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WD Challenge - Day 2 - Last Memory

Thanksgiving dinner was a huge success. Everyone had gone home, and I was washing the dishes. Manolo was outside putting away all the tables and chairs we had used for the party.

“Are you going to take me?” Mom asked. She was sitting in the breakfast nook holding Pia, my nine-month-old daughter. She was ready for bed, but Mom had wanted to carry her a little longer.

We had planned to go to Disney World that weekend and Mom wanted to go. We would leave Pia with my mother-in-law because we wanted it to be a memorable trip for our six-year-old son.

“Mom, I’ve told you. We’re not sure if we’re going.”

“You just don’t want to take me.”

“It’s not that. I just think it’s going to be hard for you. There’s a lot of walking, and I don’t think you will be able to do it.”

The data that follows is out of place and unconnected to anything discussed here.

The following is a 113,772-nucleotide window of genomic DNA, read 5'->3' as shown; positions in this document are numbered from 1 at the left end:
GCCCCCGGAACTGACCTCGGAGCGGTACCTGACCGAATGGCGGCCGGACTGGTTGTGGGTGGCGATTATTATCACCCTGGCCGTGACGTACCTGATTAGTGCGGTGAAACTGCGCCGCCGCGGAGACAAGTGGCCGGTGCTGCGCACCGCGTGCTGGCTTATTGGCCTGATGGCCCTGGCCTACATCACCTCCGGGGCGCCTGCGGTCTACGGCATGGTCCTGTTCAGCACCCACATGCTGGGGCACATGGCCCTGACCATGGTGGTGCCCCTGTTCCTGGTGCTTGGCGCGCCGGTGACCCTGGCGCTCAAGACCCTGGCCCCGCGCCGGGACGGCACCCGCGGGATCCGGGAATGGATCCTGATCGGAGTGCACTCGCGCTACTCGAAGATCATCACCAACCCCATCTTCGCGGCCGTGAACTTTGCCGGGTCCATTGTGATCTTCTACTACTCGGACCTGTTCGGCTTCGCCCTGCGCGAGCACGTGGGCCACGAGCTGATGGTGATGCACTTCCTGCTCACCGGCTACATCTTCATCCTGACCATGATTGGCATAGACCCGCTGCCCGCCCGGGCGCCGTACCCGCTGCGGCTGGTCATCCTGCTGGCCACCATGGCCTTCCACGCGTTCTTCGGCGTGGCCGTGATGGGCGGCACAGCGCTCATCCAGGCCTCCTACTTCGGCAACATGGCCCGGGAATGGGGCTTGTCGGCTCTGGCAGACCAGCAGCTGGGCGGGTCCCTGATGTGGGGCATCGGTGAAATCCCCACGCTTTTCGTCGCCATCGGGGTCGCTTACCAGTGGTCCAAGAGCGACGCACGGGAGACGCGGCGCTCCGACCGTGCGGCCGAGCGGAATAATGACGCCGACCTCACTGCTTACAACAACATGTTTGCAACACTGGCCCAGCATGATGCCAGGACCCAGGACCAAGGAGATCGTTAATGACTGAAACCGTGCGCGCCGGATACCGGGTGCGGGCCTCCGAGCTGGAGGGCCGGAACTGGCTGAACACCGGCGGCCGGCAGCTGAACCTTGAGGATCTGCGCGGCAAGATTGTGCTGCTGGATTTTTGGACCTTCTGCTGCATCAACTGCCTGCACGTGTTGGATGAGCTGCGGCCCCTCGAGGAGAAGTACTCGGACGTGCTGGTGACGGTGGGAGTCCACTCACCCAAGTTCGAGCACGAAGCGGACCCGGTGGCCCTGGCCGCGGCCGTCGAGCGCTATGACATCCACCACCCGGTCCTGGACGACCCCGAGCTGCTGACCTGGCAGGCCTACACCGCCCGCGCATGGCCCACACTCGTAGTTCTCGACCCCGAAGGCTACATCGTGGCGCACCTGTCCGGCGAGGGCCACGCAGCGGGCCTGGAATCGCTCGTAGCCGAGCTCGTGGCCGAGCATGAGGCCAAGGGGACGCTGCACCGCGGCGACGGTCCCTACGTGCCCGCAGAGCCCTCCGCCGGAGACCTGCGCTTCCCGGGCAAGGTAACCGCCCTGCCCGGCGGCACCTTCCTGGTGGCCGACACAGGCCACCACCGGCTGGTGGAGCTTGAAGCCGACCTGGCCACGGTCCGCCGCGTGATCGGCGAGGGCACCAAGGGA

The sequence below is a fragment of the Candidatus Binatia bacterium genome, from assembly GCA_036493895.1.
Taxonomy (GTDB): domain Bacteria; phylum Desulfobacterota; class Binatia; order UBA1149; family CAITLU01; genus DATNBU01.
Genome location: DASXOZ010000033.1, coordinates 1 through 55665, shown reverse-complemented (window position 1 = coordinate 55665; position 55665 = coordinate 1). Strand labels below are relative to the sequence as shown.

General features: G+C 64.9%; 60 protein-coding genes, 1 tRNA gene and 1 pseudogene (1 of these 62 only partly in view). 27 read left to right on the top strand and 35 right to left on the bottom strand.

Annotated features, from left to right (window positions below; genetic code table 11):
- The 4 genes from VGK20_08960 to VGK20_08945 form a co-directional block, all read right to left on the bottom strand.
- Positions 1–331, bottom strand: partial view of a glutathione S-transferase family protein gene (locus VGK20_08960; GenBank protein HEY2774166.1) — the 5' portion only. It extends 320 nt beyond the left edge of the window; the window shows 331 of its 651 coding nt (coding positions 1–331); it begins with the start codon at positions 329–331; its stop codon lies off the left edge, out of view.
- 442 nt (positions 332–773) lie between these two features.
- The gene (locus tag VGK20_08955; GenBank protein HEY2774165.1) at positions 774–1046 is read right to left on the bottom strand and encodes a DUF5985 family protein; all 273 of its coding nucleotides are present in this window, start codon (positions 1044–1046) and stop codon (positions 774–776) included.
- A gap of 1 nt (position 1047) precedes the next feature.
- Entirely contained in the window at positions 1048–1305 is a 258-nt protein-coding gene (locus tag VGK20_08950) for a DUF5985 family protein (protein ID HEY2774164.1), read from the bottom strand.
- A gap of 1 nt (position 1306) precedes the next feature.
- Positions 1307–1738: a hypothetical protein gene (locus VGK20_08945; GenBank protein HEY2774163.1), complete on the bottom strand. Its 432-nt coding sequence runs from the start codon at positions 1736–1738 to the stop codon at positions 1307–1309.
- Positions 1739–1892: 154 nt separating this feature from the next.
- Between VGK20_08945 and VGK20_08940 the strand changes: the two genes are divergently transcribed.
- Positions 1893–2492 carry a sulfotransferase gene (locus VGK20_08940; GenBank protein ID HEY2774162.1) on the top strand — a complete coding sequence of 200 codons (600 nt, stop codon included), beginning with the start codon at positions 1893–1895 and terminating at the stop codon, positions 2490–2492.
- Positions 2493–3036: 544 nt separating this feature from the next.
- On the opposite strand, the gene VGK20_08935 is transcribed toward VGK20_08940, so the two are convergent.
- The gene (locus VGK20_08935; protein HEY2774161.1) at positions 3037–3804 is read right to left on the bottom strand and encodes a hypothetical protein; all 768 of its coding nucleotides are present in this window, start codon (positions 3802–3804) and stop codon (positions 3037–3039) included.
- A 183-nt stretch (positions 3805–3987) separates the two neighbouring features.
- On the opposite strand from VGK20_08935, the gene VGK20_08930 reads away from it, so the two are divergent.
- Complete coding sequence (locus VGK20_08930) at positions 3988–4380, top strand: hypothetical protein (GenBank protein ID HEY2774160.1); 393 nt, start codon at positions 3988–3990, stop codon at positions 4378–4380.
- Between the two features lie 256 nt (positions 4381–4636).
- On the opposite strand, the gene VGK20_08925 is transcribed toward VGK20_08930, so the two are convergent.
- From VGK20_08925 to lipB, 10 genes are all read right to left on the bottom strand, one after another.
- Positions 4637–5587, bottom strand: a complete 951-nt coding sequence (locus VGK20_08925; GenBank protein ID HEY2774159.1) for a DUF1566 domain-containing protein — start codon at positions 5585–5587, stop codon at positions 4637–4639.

“Of course, I can. I feel fine,” Mom insisted.

I wished Manolo would finish and take her home. Mom was getting on my nerves. She had been after me for weeks and as the day of the trip drew near, she had become even more insistent and demanding. I noticed Mom bring one hand to her head and close her eyes.

“What’s wrong? You’re going to drop Pia.”

“I feel like everything just blacked out.”

“You shouldn’t have drunk wine. Not with all the medication you’re taking.” I grabbed Pia from her and walked to the nursery.

“I’m fine. I just had one glass.” I heard Mom say.

I knew it. Mom isn’t healthy enough to spend hours walking around Disney. We can’t take her.

Later that evening, Manolo gave Mom a ride home, and I promised to call her to let her know of our plans.

“I’ll be ready. I know what I’m going to wear and just need to put everything in my overnight bag. I really want to see Disney. Please let me go with you,” Mom pleaded. Her last attempt to convince me to take her.

The next day, I worked half-day and drove to my in-laws’ house to pick up the kids. We had decided to skip the Disney trip and do it at a later time. I arrived at my mother-in-law’s house and, as usual, found her sitting by the kitchen counter with three other ladies.

“That was a great party last night. We were just talking about it,” my mother-in-law said. She got up to fix me lunch.